Many young women are taking dance lessons in hopes of becoming famous dancers. Not all of them succeed, but most women who learn how to dance will forever cherish the joy it brings them in their daily lives.
Here are 10 famous female dancers you might have heard of.
1. Anna Pavlova
Anna Pavlova, a Russian ballet dancer born in 1881, was the most celebrated ballerina of her time. Her dancing style was unique, and she inspired many young girls to take ballet lessons. She was mostly renowned for her interpretation of The Dying Swan.
Anna Pavlova eventually formed her own company, and was the first ballerina to tour the world. She was so passionate about dancing that she once refused to have an operation, simply because she was told that she would never be able to dance again afterwards.
2. Marie Taglioni
Marie Taglioni was born in Sweden in 1804 in a family of dancers. She is credited with being the first ballerina to dance entirely en pointe, and she perfectly embodied the idealized image of the Romantic-era ballet dancer.
Marie Taglioni became so famous that her name and her image were used on different types of merchandises. After she retired from ballet dancing, she taught social dance and ballroom dance in London.
3. Ginger Rogers
Ginger Rogers was an American dancer, actress and singer born in 1911. She is mostly known for her musical films and stage performances with Fred Astaire. Together, they introduced elegant dance routines that movie audiences had never seen before.
Her career started when she won a Charleston dance contest, and after her first performance tour, she worked in the Broadway musical Girl Crazy before being offered a Hollywood contract.
4. Irene Castle
Irene Castle was born in New York in 1893. Before Ginger Rogers and Fred Astaire were famous, Vernon and Irene Castle were a celebrity couple who appeared in Broadway musicals and in movies, and started a ballroom dance craze.
Irene and Vernon Castle got married in 1911, and their Castle Walk dance became their signature dance. Following Vernon’s death in 1918, Irene decided to retire from dancing because she was feeling lost without her husband.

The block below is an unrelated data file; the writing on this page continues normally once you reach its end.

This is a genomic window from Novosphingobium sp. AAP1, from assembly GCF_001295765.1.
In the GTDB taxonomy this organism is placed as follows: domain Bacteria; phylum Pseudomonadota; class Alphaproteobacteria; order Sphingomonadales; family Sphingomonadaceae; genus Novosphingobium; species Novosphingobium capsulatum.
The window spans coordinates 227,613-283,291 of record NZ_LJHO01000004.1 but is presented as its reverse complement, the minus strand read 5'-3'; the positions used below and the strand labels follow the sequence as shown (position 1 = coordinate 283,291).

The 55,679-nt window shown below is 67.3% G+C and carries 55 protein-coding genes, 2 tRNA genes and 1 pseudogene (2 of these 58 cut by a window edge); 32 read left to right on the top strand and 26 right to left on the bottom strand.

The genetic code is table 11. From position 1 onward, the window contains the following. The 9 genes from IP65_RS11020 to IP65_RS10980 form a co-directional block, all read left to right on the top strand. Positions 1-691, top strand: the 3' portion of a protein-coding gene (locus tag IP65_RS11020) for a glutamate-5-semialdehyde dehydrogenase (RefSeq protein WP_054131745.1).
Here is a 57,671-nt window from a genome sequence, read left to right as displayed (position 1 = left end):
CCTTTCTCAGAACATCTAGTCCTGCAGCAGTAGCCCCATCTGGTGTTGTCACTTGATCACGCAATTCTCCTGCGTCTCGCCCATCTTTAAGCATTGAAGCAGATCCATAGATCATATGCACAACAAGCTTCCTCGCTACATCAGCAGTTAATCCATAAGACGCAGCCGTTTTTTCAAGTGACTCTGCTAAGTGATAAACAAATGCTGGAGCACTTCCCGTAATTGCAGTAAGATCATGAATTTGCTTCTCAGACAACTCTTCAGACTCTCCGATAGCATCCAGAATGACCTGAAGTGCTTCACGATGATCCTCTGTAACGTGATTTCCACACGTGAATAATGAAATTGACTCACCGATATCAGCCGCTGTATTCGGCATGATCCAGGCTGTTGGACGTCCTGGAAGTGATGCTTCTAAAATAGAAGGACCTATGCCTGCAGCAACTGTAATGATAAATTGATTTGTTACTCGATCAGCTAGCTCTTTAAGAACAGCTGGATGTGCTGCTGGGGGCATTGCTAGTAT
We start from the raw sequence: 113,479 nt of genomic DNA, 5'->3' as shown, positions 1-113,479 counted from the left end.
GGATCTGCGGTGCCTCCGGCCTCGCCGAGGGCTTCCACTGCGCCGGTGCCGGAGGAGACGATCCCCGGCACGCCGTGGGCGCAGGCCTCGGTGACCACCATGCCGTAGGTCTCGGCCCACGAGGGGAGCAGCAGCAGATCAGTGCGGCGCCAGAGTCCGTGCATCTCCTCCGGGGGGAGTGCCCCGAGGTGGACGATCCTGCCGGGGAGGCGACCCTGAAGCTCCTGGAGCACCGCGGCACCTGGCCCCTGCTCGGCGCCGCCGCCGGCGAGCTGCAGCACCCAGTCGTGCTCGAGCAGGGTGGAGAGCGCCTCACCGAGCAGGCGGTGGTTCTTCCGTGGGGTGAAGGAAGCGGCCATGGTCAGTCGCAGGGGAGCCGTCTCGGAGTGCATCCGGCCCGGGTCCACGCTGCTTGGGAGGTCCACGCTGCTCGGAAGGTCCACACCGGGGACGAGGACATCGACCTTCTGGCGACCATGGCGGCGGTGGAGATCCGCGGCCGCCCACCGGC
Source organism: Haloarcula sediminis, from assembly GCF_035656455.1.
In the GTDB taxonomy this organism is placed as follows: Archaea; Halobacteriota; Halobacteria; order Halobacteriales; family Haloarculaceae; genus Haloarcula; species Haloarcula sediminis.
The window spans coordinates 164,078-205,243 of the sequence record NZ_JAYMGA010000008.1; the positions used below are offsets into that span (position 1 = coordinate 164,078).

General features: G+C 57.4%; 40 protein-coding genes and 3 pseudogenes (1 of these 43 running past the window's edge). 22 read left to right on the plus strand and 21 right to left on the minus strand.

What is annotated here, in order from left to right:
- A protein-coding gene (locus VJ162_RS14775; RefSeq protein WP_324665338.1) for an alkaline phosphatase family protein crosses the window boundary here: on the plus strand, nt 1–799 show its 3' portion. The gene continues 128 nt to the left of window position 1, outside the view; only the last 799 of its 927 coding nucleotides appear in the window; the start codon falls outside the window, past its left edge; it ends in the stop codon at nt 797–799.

5. Josephine Baker
Josephine Baker was born in America in 1906, but her career was centered in Europe, and most particularly in France. After a few Charleston dance performances in America, she decided to go to Paris to join the first revue to feature African American dancers.
She is mostly known for her Banana Dance, for which she wore a girdle of artificial bananas, but also for her luminous smile and her sweet singing voice.
6. Isadora Duncan
Isadora Duncan was born in California in 1877. Inspired by the art and culture of classical Greece, she helped lead the revolution towards modern dance with her natural and expressive style.
She eventually founded dance schools in the United States, in Germany, in France and in Russia so she could share and teach her unique philosophy and dance style, which contrasted greatly with the rigidity of traditional ballet.
7. Margot Fonteyn
Margot Fonteyn was an English ballerina born in 1919. She quickly became the prima ballerina assoluta of the Royal Ballet, and she was renowned for dancing the leading roles in classical ballets such as Giselle and Sleeping Beauty.
Margot Fonteyn was named a Dame Commander of the Order of the British Empire for her contributions to British ballet, and she kept being involved in the dance world until her death in 1991.
8. Martha Graham
Martha Graham was an American dancer and choreographer born in 1894. Many consider her to be the mother of American modern dance, and she has also been called the Picasso of Dance. She has been the first dancer to perform at the White House.
The Martha Graham School of Contemporary Dance in New York is still teaching her unconventional, fierce and unique dance style to passionate young dancers.
9. Katherine Dunham
Katherine Dunham was an African American dancer and choreographer born in 1909. During her long career, she merged elements of ballet with modern dance, and the traditional dance forms of Africa and the West Indies to create a unique style of jazz dance.
She has directed the Katherine Dunham Dance Company, which was the only self-supported black dance troupe in America, and she has worked as a choreographer for many musicals, movies and operas.
10. Ruth St. Denis
Ruth St. Denis, born in 1879, was an American modern dance pioneer and leader in her profession. She considered dance to be a spiritual expression, and she was frequently integrating Oriental philosophies and Hindu mythology in her choreographies.
With her husband Ted Shawn, Ruth St. Denis founded the Denishawn School of Dancing and Related Arts, which was known for its influence on ballet and experimental modern dance.